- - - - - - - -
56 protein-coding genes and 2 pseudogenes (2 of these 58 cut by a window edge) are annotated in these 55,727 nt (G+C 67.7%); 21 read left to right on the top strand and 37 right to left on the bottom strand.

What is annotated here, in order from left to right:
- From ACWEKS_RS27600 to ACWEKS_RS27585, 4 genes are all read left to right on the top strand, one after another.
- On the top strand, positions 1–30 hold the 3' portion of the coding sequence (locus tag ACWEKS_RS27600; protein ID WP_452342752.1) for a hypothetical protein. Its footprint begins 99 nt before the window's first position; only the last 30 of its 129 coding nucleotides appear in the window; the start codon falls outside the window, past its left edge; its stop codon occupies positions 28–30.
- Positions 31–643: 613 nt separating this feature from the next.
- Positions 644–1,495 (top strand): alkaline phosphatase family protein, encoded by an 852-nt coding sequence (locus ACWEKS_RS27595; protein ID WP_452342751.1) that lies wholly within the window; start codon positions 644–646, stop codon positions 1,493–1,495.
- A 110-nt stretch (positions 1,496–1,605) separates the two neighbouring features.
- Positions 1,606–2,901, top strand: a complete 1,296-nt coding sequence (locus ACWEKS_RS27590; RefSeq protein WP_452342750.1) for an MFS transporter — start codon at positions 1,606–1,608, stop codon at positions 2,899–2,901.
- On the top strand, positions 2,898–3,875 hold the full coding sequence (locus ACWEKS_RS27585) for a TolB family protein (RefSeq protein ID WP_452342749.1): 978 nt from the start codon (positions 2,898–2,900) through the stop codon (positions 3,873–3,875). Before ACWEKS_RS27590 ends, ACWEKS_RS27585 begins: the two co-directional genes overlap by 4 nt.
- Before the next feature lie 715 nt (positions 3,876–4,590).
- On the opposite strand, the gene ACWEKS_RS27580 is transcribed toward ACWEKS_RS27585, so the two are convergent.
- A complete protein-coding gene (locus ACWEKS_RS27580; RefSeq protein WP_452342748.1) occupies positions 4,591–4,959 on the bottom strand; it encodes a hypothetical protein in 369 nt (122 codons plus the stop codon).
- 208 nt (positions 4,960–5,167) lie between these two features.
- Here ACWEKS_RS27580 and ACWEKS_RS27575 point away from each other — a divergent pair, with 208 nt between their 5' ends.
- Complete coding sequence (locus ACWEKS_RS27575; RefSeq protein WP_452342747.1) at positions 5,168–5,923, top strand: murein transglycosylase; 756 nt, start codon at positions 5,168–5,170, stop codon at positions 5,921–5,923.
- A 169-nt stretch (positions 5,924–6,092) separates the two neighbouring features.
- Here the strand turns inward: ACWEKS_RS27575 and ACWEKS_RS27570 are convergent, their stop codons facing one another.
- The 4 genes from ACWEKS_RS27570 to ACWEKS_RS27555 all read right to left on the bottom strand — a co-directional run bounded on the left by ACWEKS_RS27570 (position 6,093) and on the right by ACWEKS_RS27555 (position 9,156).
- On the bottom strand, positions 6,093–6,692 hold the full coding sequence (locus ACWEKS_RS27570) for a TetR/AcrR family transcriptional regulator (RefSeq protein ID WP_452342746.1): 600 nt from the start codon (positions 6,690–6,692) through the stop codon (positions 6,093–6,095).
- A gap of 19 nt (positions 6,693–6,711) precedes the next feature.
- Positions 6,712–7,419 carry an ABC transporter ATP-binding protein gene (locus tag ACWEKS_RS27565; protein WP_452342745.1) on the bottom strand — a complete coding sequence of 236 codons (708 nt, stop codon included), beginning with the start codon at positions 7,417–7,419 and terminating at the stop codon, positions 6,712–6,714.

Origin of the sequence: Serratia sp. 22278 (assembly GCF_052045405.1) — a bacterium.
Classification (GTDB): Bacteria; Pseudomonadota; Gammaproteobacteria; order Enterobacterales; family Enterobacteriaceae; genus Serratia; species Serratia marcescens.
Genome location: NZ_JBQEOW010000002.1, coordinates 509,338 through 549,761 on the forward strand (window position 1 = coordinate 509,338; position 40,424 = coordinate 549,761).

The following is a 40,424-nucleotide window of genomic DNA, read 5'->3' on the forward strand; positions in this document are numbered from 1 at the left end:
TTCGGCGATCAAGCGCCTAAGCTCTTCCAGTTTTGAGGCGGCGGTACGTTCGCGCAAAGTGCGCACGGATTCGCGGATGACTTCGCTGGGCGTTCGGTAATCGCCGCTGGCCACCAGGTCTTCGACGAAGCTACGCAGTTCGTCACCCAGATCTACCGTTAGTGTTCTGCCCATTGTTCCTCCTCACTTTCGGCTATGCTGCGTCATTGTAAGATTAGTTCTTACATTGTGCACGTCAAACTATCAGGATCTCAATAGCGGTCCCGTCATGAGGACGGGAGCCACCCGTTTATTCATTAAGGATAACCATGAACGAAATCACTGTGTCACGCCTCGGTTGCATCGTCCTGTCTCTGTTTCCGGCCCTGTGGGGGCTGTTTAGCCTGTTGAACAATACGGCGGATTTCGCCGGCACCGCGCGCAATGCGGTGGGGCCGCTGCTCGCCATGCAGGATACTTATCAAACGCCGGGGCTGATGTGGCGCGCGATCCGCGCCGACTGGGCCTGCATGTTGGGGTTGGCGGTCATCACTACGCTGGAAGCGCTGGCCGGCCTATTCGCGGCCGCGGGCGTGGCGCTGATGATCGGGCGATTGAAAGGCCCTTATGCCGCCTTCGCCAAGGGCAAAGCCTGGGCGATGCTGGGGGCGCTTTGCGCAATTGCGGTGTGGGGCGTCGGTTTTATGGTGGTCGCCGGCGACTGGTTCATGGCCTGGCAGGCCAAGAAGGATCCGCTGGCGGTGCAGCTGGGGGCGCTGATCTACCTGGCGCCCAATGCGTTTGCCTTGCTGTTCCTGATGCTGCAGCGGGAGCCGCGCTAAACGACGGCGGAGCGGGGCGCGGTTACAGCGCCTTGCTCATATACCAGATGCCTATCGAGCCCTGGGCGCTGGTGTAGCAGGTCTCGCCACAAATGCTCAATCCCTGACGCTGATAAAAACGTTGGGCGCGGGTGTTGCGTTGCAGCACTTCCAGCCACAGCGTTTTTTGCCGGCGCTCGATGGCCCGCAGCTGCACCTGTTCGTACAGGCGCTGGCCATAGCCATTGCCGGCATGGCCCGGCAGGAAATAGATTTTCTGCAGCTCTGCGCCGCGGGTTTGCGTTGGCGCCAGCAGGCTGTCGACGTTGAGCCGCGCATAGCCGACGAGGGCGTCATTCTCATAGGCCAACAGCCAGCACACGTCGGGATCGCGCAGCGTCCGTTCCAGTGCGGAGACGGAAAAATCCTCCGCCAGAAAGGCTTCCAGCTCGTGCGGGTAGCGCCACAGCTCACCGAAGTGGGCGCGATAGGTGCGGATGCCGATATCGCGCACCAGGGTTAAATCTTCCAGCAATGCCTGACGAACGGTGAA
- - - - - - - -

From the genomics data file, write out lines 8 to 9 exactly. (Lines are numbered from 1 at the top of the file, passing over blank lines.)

- Positions 1,606–2,901, top strand: a complete 1,296-nt coding sequence (locus ACWEKS_RS27590; RefSeq protein WP_452342750.1) for an MFS transporter — start codon at positions 1,606–1,608, stop codon at positions 2,899–2,901.
- On the top strand, positions 2,898–3,875 hold the full coding sequence (locus ACWEKS_RS27585) for a TolB family protein (RefSeq protein ID WP_452342749.1): 978 nt from the start codon (positions 2,898–2,900) through the stop codon (positions 3,873–3,875). Before ACWEKS_RS27590 ends, ACWEKS_RS27585 begins: the two co-directional genes overlap by 4 nt.